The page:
The 126-year fight to change Mississippi’s Confederate flag

For 126 years, the Mississippi state flag featured the emblem of the Confederate battle in its design. This emblem is the most enduring and recognizable symbol of the American Civil War, a four-year conflict in which the southern states fought to preserve slavery in the United States.

Since then, the symbol has been used as a Southern pride banner – but it is also widely used by white supremacists to honor a time when black Americans were enslaved. Mississippi activists have protested against the state flag for decades, and that almost changed in 2001, when an alternative model was presented but failed to garner enough votes to replace the old one.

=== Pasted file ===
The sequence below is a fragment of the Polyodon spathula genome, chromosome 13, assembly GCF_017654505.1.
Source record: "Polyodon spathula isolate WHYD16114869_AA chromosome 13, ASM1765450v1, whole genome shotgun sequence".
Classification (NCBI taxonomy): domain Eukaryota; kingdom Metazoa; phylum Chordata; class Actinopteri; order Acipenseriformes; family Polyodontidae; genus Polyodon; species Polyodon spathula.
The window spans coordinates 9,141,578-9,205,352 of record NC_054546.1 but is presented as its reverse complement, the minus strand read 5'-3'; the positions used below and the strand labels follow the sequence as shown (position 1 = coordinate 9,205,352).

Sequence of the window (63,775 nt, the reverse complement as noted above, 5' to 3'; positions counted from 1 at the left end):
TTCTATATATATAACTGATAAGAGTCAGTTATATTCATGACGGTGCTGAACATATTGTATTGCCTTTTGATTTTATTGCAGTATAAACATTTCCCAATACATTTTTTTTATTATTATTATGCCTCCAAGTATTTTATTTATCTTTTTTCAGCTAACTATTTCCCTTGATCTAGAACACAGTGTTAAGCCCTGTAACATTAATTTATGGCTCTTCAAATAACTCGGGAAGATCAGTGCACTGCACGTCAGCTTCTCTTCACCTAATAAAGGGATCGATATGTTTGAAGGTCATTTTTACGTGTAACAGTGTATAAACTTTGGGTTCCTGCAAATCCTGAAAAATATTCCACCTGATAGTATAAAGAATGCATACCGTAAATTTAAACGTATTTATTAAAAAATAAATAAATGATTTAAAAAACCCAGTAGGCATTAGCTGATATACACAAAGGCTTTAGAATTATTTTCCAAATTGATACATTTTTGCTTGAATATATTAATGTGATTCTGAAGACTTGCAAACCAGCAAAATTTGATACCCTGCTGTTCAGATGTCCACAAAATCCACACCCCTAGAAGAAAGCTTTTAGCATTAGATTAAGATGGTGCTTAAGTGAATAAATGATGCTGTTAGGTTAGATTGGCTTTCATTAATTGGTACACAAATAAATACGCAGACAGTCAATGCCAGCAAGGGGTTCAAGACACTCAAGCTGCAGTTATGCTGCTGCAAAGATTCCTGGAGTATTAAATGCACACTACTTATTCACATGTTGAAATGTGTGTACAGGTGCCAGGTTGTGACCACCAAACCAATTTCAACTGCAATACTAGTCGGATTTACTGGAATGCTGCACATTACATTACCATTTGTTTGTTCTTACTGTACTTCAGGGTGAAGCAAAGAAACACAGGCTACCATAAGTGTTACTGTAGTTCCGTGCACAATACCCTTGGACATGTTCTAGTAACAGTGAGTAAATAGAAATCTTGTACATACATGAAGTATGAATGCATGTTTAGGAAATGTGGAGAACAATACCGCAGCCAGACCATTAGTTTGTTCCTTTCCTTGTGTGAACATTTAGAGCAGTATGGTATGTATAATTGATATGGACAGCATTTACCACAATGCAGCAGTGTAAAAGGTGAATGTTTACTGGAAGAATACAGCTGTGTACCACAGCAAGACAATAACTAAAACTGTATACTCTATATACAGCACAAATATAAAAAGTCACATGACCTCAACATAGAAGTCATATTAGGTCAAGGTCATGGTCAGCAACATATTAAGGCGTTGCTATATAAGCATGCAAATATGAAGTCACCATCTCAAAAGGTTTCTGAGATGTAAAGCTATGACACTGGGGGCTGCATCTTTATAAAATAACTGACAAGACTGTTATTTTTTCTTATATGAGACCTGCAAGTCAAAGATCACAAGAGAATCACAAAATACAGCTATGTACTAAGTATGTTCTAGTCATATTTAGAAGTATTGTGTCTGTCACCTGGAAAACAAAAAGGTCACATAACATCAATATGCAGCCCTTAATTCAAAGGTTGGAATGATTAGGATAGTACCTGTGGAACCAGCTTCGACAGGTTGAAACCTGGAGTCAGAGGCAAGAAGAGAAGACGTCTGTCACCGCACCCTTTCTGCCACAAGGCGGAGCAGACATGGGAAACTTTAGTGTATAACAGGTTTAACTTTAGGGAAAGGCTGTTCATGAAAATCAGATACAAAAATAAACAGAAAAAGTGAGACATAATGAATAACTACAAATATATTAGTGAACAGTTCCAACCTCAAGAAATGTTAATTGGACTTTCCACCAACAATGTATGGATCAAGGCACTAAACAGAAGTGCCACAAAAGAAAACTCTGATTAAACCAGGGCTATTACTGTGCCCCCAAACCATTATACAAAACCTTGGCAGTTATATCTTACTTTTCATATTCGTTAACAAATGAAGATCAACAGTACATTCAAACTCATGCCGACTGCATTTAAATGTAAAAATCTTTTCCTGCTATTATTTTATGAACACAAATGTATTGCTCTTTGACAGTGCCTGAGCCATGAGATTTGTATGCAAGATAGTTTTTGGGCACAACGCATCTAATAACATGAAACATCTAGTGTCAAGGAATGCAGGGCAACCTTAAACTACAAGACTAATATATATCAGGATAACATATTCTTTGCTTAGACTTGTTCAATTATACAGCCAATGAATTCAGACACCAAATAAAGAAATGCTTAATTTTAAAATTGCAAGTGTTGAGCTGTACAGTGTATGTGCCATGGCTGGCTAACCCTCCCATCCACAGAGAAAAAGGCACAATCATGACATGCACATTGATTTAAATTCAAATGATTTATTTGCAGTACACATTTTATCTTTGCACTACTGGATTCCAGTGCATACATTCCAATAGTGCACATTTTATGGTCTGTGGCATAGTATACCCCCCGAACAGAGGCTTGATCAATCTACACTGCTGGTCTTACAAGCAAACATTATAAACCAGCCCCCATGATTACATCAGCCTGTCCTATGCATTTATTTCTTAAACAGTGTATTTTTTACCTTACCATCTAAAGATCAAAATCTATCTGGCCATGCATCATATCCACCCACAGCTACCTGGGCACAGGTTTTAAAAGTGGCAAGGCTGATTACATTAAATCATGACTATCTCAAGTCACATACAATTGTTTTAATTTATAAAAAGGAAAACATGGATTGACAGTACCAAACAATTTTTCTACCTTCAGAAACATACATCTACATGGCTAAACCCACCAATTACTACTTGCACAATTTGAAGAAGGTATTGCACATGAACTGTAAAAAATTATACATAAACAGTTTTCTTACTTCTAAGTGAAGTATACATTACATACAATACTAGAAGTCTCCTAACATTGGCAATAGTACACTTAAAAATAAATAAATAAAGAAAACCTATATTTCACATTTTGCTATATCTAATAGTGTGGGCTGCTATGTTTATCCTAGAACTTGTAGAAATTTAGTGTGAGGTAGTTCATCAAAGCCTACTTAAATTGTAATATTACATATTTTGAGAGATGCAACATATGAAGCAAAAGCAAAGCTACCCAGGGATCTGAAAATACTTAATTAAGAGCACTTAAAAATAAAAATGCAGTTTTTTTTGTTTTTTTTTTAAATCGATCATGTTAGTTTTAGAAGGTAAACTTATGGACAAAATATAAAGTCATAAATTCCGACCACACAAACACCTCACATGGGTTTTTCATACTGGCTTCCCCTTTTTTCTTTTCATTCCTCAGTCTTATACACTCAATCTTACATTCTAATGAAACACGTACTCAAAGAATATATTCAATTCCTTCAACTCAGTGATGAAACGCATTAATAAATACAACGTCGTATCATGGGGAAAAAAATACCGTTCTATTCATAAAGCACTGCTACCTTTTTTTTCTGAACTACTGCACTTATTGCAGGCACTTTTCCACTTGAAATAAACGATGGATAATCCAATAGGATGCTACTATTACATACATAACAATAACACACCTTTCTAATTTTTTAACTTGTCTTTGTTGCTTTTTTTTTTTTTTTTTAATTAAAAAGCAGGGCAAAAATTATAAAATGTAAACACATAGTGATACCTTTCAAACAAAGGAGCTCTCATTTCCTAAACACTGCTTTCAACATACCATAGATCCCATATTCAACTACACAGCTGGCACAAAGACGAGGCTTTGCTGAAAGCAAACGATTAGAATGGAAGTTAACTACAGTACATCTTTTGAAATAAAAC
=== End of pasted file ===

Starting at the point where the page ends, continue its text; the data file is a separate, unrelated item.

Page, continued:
Following the 2015 massacre of nine black worshipers in South Carolina and the 2020 uprising in response to the murder of George Floyd, the Mississippi legislature ultimately abolished the state flag bearing the Confederate emblem. On November 3, 2020, voters in Mississippi approved a new flag design that is more inclusive and representative of the state’s people.

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